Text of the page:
One company's bold move: leaving suburbs for the city Sylvan reverses trend, opts for urban address

November 26, 1996|By Michael James | Michael James,SUN STAFF

The greeting on their employee handbooks seemed to sum it up -- "Welcome to the Other Side."

For the more than 500 employees of Sylvan Learning Systems, their first day yesterday at Sylvan's new downtown office represented a rare occurrence: a large national company moving its headquarters from the suburbs into Baltimore.

"There's definitely some symbolism to it all," said Peter Cohen, the president of Sylvan's learning center division, as he sat in the expansive office building near the Inner Harbor. "There's the hope of revitalizing the city and its school system, and to improve the overall interest in the city."

Business experts say that the move makes Sylvan the first national company of its size to move its headquarters to Baltimore in more than 20 years. The company has more than 600 learning centers across North America.

Cohen readily admits the move from the company's old headquarters in bucolic Columbia has some drawbacks. Traffic is worse, crime is more of a concern, and, "I see a lot more bums and panhandlers than before," he said.

"But in return, you get character, more character than you'd ever see in 100 years in the suburbs," said Cohen, who said he recently watched a filming of the TV show "Homicide" near his Fells Point apartment.

Sylvan, a private education service and testing firm, is the first office tenant of the 20-acre Inner Harbor East development that is part of Baltimore's federally designated empowerment zone. The $32 million development, bounded by Exeter, Lancaster and Aliceanna streets and Central Avenue, underscores the hope of city officials to attract prestigious employers to Baltimore.

The city population has dropped more than 27 percent since 1950 -- from about 950,000 to 691,000 -- and businesses haven't been far behind the people, says Richard Clinch, program manager for the Maryland Business Research Partnership, a University of Baltimore think tank.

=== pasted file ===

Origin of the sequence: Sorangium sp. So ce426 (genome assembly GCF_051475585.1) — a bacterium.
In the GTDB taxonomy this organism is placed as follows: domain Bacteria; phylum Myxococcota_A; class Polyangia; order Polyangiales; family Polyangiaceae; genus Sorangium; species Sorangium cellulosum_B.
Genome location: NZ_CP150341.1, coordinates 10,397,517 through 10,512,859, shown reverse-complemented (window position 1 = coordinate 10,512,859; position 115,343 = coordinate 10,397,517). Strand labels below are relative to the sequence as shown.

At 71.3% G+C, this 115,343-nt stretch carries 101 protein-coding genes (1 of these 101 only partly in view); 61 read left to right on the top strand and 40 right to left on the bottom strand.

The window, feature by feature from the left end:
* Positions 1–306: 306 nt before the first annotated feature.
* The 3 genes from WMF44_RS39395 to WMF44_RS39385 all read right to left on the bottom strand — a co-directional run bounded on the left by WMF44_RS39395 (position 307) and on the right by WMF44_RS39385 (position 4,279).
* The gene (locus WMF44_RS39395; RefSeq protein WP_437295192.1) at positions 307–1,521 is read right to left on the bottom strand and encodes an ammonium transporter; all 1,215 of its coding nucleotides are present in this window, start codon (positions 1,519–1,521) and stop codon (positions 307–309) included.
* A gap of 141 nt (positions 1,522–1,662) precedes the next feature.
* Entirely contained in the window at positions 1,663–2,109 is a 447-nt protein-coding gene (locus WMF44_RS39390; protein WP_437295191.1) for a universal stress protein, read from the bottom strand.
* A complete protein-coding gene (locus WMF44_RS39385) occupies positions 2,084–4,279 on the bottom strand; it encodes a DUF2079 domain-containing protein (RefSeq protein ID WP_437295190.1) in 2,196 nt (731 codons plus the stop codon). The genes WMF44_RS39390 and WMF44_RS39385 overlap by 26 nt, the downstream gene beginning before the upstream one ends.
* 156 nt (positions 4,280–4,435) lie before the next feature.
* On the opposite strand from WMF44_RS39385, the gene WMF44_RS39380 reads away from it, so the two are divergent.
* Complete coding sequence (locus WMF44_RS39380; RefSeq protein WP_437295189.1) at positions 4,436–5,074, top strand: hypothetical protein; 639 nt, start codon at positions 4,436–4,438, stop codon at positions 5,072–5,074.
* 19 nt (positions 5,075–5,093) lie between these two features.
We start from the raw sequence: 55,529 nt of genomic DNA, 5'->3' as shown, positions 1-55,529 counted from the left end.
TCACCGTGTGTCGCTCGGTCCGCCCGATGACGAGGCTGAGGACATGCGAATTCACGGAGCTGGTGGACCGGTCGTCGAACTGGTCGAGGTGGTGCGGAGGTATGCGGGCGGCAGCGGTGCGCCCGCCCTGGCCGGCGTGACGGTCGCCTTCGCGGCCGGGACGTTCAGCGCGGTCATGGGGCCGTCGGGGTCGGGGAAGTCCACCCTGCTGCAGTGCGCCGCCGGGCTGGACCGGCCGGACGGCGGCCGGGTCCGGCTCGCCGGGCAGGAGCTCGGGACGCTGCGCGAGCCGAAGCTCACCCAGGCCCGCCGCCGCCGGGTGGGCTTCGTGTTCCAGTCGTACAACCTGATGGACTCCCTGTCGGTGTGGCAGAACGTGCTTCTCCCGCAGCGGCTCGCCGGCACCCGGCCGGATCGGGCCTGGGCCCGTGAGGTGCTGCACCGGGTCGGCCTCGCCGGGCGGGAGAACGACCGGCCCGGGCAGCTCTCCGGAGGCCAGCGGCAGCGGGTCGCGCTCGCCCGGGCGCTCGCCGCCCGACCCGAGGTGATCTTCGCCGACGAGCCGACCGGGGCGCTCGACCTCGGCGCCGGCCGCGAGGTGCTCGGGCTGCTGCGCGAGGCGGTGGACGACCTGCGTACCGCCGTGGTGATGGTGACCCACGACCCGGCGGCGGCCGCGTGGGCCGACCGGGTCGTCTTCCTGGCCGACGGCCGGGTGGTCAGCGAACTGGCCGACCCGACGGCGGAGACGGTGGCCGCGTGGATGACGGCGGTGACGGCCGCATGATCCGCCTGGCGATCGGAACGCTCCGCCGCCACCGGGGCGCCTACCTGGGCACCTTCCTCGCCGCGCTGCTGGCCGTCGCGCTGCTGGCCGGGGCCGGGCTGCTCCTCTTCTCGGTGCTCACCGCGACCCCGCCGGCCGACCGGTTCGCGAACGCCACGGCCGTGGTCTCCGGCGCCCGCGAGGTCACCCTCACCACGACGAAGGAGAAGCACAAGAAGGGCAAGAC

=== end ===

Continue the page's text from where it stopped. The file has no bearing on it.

"Coming into Baltimore from Columbia is definitely counter to the trend of leaving downtown to go into the office parks of the suburbs," Clinch said. "It's completely contrary to what you'd expect."

Clinch said some large employers have moved satellite offices into Baltimore in recent years -- notably Bell Atlantic and American Telephone and Telegraph -- but the Sylvan move is more unusual because the building at 1000 Lancaster St. will be used as their national headquarters.

"The headquarters is what you want in a city, it brings not only a large employer but prestige," Clinch said.

Sylvan's move to Baltimore is partly tied to company wishes to be close to the Baltimore school system, one of its bigger clients. In 1993, Sylvan contracted with the schools to establish learning centers for academically and economically disadvantaged students in six public elementary schools. The contract with the city has since grown, Sylvan officials said.

Sylvan employees spoke enthusiastically yesterday about their move to the city, with several saying they were encouraged by the company effort to promote Baltimore. The move has gone smoothly, they said, although some said crime is on their minds.

"I have kind of mixed feelings," said Sharon Loving of Catonsville, who works in a third-floor office cubicle. "My husband is very apprehensive about me being here. He said he's going to buy me a Club for my car."

Ironically, Sylvan's move to Baltimore came on the day of a Money magazine survey on America's safest cities -- and unfortunately, Baltimore didn't do very well. Citing a nationwide telephone poll, the magazine found Baltimore to be eighth on the list of most dangerous U.S. cities to live in.

John K. Hoey, Sylvan's vice president for human resources, said a handful of employees expressed concern about crime. But he said the company has reassured them that the building will be well-guarded day and night by a security force, and city police bicycle officers will also be on patrol.

"I personally don't think crime is an issue down here," Hoey said. "We've thought a lot about security and I think we've done a good job with it. As we sit here the fence is going up around the parking lot."

Jazz Johnson, 28, an administrative assistant at Sylvan and a Baltimore resident, said she felt the move represented something special for employees.

"I think everyone's inspired by the move," she said. "It's going to do something for Baltimore, and that gives you a sense of company spirit."

Pub Date: 11/26/96

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